Here’s a sample agenda for a 90-minute gathering:
- Opening: 30 min
- Group meditation
- Land acknowledgment and prayer
- Personal check-in
- Discussion and Practices: 45 min
- Reflect on the most recent session: 15 min
- Explore inquiries or contemplations, individually in meditation, journaling, in dyads or groups: 20 min
For group sharing methods, you might use 1-2-4-all, Conversation Cafe, or other approaches found on Liberating Structures
- Discuss practices to explore between the current and next meeting: 10 min
- Closing: 15 min
- Logistics and host appreciation
- Silence or other ceremonial ending
- Dedication of merit
‘I really appreciated feeling like a part of a Sangha on the topic of Climate Change. I didn’t realize how alone and isolated I felt on this issue until I really felt the support of all of you and the broader community.’
Registration fees help cover the significant costs of our offerings. Because we have no physical building, it may seem like we have no costs. This is not so. While we also depend on the practice of dana or generosity, the truth is that, like many convert-Dharma institutions, we lack the funding to provide our programs based on dana alone.
The basic rate for registration, before the group discount, is $150 USD ($18.75 for each of the eight sessions). We offer two sliding scales of registration fees, as well as group rates and need-based discounts. If you are affiliated with a Dharma or meditation center and wish to offer this training as a formal or informal program, we invite you to contact us to arrange institutional pricing.
We invite you to consider your ability to pay as a function of your geographic and social location as well as other circumstances. Our sliding fee scales are based on your relative financial standing in a global context*. Considerations include:
- historical discrimination and disenfranchisement faced by your peoples;
- your financial wealth (do you have retirement savings?);
- your access to income and financial wealth, both current and anticipated (how easily could you earn more income compared to other people in your country and in the world? do you expect to receive an inheritance?);
- people counting on your financial livelihood including dependents and community members;
- and the socio-economic conditions of your locale (relative to other places in your country and in the world).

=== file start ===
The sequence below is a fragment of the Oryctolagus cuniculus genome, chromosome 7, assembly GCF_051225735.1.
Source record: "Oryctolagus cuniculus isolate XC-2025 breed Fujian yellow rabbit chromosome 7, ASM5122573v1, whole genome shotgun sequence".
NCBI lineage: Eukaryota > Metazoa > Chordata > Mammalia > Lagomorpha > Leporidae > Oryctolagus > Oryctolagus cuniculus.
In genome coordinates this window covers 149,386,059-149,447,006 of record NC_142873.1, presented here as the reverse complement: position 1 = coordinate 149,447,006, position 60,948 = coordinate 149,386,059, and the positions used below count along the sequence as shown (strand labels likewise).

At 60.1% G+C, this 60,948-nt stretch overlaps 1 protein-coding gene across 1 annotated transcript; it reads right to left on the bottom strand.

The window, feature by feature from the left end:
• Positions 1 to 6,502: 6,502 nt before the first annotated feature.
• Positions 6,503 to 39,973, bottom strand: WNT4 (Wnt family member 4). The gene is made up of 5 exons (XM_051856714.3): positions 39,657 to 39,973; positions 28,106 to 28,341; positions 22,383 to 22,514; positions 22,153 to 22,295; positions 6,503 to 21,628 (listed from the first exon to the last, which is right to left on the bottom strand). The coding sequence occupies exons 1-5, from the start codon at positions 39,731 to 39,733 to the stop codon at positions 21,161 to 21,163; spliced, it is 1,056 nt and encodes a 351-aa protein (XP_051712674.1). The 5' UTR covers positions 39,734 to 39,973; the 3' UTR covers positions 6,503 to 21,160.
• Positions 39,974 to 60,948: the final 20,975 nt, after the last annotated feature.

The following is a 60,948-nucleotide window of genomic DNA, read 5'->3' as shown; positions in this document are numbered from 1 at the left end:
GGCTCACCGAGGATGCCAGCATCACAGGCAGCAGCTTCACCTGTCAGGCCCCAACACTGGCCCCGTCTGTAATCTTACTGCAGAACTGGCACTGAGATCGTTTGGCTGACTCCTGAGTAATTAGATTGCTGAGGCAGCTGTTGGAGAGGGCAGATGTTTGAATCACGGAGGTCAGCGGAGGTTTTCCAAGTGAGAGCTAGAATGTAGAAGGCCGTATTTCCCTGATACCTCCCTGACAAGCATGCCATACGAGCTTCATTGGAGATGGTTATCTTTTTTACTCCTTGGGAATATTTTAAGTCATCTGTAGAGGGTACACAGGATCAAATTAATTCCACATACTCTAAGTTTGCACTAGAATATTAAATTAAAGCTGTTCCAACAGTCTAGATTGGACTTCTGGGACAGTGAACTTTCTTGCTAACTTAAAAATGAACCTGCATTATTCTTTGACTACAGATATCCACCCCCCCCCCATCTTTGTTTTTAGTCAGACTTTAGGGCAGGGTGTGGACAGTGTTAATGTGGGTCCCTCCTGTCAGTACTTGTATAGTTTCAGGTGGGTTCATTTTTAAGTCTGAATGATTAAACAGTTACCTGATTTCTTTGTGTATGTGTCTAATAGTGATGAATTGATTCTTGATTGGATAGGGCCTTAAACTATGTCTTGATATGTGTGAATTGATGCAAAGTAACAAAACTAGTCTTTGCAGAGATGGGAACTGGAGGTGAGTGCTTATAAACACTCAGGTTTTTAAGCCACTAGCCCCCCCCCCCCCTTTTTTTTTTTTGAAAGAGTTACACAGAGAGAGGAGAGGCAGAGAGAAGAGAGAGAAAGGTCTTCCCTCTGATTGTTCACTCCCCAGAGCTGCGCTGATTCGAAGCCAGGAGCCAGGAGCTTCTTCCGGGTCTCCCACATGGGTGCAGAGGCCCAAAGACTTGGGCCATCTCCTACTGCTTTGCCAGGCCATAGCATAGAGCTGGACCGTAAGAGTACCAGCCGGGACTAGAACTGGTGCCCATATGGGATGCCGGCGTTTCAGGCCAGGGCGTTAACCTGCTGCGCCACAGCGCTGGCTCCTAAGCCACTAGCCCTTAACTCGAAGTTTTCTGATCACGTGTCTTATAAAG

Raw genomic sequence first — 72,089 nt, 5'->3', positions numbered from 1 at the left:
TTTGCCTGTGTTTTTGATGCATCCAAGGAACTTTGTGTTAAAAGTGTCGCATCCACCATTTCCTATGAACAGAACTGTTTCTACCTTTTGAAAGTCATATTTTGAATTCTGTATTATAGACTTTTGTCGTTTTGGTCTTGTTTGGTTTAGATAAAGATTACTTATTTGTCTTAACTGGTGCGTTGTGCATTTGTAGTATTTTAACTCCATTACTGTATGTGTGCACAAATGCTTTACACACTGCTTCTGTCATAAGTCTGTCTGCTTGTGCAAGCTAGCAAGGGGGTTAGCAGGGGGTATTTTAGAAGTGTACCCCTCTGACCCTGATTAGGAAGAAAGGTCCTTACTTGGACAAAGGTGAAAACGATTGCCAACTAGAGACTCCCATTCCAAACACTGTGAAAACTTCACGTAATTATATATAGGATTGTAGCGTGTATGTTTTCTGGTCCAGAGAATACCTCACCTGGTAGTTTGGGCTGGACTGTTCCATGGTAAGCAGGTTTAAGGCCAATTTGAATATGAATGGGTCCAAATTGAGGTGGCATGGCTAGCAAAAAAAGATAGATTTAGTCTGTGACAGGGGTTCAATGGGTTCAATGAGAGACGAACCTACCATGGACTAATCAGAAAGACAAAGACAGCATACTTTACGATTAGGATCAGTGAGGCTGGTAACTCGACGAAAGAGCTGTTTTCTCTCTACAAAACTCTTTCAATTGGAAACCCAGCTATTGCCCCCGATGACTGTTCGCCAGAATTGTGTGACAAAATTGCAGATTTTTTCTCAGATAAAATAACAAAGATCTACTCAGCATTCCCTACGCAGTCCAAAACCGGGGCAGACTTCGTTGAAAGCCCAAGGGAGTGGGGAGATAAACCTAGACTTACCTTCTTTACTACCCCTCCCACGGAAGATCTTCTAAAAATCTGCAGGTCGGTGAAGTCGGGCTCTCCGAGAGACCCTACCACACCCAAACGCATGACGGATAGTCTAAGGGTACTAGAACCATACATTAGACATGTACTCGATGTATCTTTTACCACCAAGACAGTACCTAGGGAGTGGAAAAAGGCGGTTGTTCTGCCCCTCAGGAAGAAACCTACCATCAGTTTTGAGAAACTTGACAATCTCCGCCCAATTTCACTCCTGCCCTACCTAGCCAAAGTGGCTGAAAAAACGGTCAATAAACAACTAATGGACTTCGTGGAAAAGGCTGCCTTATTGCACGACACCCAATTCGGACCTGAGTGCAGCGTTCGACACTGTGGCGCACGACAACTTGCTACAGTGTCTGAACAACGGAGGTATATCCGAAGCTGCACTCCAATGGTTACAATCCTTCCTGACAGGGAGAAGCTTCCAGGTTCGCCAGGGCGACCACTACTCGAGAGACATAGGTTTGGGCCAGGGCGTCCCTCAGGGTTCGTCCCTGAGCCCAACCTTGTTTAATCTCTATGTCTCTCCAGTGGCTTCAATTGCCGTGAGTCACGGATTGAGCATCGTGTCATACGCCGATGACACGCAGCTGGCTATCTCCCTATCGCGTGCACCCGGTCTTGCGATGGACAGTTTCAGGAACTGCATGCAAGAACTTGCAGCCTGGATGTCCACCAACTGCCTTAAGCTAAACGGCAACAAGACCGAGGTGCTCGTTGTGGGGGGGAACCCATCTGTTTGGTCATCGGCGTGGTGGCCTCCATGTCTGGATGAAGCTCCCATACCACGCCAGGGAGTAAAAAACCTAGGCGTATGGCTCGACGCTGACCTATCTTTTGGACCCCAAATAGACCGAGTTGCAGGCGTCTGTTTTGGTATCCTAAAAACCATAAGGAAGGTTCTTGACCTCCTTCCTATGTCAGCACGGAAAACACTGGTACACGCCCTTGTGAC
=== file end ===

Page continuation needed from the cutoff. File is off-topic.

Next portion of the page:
* We are grateful to the folks at Network Weaver for this framework.
For people with medium, high, or very high access to wealth in the global context:
- Basic rate: $150 USD ($18.75 per session)
- Supporter: $225 USD
- Sustainer: $400 USD
For people with relatively low access to wealth in the global context:
- Basic rate: $60 USD ($7.50 per session)
- Supporter: $80 USD
- Sustainer: $125 USD
Convert USD into your currency with this currency converter (starting with $150 USD).
It is our policy that no one is ever turned away for lack of funds. Need-based discounts are available to those who are unable to afford the basic rate.
Additional Discount for Group Members
While groups aren’t for everyone, we suggest that your course experience will be significantly improved if you are part of a group, whether online or in-person. Once your group registers three or more participants, you each will receive a 25% discount on the registration fee of your choice. Facilitators receive a unique registration link that can be shared with potential group members in order to unlock the discount. If you are a member of a group and haven’t received the link, contact your facilitator.
‘There is so much state-of-the-art knowledge and so much timeless wisdom in this Training – I deeply recommend it to everyone and every group willing to start their Ecosattva journey. Which means to commit themselves to actively abiding in this very world for the good of the Earth, all living beings on it, including themselves.’
I’m Interested. What do I do Next?
- Create a group and start spreading the word to potential members. Or you can explore our directory and email the facilitator of a group you might like to join.
- You can now register for the training as an individual. If you are part of a group, your group facilitator will share a special registration link with you. Once registered, you can start whenever you like and move at your own pace.
- Sign up for our mailing list to stay up-to-date on the latest news about the EcoSattva Training.
‘The EcoSattva Training from One Earth Sangha is an excellent support for integrating our Buddhist practice with the most important issue of our time. Great resources all in one place, to come back to at any time. I appreciate the combination of a clear structure with an open time frame.’
In addition to the session leaders, we are so grateful to our guiding teachers and team members, who have combined their talents to bring this series to life. We would also like to thank Jeff Wessman of Inner Active Media for the video titles.
How Can I Help?
So glad you asked! Besides spreading the word and possibly starting a group, we have specific volunteer needs to support the training and would be delighted to waive the registration fee for those who can help out. Even if none of these works for you, perhaps you know someone who might be interested! Let us know by email and we’ll take it from there. Check out our volunteer opportunities page and see if one of those fits you!